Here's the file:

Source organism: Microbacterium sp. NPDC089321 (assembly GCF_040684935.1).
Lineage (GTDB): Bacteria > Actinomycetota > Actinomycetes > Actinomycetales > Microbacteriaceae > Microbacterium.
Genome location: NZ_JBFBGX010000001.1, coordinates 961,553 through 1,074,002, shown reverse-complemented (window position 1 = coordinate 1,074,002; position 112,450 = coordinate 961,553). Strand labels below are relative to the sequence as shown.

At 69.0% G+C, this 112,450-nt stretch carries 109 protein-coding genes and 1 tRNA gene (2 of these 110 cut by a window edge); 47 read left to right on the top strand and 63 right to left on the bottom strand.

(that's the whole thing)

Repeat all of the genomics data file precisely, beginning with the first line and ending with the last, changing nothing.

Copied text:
Source organism: Microbacterium sp. NPDC089321 (assembly GCF_040684935.1).
Lineage (GTDB): Bacteria > Actinomycetota > Actinomycetes > Actinomycetales > Microbacteriaceae > Microbacterium.
Genome location: NZ_JBFBGX010000001.1, coordinates 961,553 through 1,074,002, shown reverse-complemented (window position 1 = coordinate 1,074,002; position 112,450 = coordinate 961,553). Strand labels below are relative to the sequence as shown.

At 69.0% G+C, this 112,450-nt stretch carries 109 protein-coding genes and 1 tRNA gene (2 of these 110 cut by a window edge); 47 read left to right on the top strand and 63 right to left on the bottom strand.